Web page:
ROME – If the “smiling pope,” John Paul I, were alive today, he would stand as a counter-example to a social media-driven culture of “followers” and “likes,” according to the Church official in charge of his sainthood cause, refusing to sacrifice truth on the altar of popularity.
Italian Cardinal Beniamino Stella made that comment during a homily offered as part of a Mass in honor the memory of Pope John Paul I in the small Italian town of Canale d’Agordo, in the northern Veneto region, where the future pontiff was born in 1912.
The Mass marked the 45th anniversary of the election of Cardinal Albino Luciani of Venice as Pope John Paul I on August 26, 1978. Pope Francis beatified his predecessor on Sept. 4, 2022, marking the penultimate stage before sainthood.
According to Stella, a veteran Vatican diplomat who’s overseen the sainthood cause of the late pope since 2016, if John Paul I were alive today, he would stand in sharp contrast to the dominant modes of public speech and behavior.
“Let’s learn from the Blessed to use a humble, rich in beautiful humanity,” Stella said. “Let’s eliminate arrogance from our mouths, presumption, projecting ourselves as first class [figures] who know everything and always have to teach others,” he said.
Stella said the personality of John Paul I, who was known for simple figures of speech and common-place references, is at odds with the culture one often finds in the 21st century in digital spaces.
“His humility contrasts strongly with the modern obsession in social media with ‘followers’ and ‘likes’, an altar upon which lives, people, and hours of work and sleep are sometimes sacrificed, not mention, unfortunately, the truth, in both speaking and thinking,” Stella said.
“With respect and grace, I’d like to say, even to those who show up armed with a microphone, or in front of a camera, or on a social media channel,” he said, “that we shouldn’t compete for who says something ‘bigger,’ or who’s capable of offending others more deeply, or who’s more impressive, or, even worse, who’s better at lying.”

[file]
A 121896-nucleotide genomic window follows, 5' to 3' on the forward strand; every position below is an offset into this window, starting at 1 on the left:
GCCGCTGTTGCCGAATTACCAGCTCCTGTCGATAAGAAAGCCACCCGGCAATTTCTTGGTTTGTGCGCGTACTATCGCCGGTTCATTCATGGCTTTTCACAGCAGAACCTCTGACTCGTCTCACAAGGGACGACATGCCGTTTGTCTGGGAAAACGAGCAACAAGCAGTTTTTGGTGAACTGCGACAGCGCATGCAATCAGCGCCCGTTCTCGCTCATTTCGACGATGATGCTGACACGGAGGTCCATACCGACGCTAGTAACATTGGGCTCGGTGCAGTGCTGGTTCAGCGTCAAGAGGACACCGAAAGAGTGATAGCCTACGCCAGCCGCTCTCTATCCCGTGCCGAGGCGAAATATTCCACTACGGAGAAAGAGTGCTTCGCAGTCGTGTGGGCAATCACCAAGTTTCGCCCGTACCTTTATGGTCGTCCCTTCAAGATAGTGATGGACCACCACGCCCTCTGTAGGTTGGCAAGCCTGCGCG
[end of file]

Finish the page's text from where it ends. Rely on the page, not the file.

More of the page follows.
Now 82, Stella is a former Prefect of the Vatican’s Congregation for Clergy who also once served as the papal ambassador to Cuba and Colombia, and also headed the Vatican’s elite academy for diplomats.
In general, Stella said, John Paul I can teach today’s generation a different, gentler way of relating to people.
“Let’s keep away from language we wouldn’t use in front of our children,” Stella said.
“Let’s learn to be noble in words and gestures, respectful of the elderly and of little ones, to set a good example as parents, and to fill our days with small good works and humble service to others,” he said.
“Let’s go back to acting well towards the elderly, and towards everyone,” Stella said.
On another front, Stella also referred to the devotion many young Italian couples struggling to have a child feel to the late pope, seeing him as a patron saint of newborns and children.
“I’d like to say, quietly and submissively but with deep admiration, that service to newborn life today is a great act of faith, hope and charity … I’d almost say it’s a work of true saints, to both society and the Church,” Stella said.
“We trust in the Lord, who invites [couples] to be fathers and mothers of new lives, and who won’t fail to provide ‘bread and water’ – I’m speaking metaphorically – to sustain us in hours of weariness, of need, of distress, for us and for our children,” he said.
Stella then expressed gratitude to “this charming town that gave [John Paul I] birth, to this dear diocese that preserves his memory, and to all those who knew and loved the unforgettable John Paul I and who are here today, with strong emotions in their hearts, to venerate his memory and to implore his intercession.”